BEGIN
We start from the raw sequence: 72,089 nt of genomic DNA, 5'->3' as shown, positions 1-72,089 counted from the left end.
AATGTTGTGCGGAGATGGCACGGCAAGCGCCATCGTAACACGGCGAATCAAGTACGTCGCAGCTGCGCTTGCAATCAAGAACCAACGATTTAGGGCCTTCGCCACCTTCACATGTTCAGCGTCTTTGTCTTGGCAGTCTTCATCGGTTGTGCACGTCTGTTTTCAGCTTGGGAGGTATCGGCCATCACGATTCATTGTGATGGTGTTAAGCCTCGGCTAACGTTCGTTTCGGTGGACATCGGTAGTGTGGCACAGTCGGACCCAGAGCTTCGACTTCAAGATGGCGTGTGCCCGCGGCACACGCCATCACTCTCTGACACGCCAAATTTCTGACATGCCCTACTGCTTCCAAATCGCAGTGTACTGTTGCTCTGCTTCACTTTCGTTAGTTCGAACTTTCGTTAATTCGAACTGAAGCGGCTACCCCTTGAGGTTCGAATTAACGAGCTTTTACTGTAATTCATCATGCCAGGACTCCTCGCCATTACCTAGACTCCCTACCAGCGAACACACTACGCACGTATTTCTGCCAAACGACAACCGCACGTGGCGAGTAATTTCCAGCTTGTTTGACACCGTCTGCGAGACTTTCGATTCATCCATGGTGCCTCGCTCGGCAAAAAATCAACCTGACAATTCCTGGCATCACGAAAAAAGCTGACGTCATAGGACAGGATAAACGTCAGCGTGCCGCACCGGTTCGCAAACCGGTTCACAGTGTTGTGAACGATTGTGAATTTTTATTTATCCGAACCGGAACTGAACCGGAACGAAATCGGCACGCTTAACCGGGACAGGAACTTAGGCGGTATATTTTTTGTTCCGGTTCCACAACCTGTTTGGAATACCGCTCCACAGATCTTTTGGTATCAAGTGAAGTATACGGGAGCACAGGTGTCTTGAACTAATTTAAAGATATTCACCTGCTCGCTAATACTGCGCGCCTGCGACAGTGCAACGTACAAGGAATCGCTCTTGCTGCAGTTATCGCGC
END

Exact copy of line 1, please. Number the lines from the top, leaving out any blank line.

We start from the raw sequence: 72,089 nt of genomic DNA, 5'->3' as shown, positions 1-72,089 counted from the left end.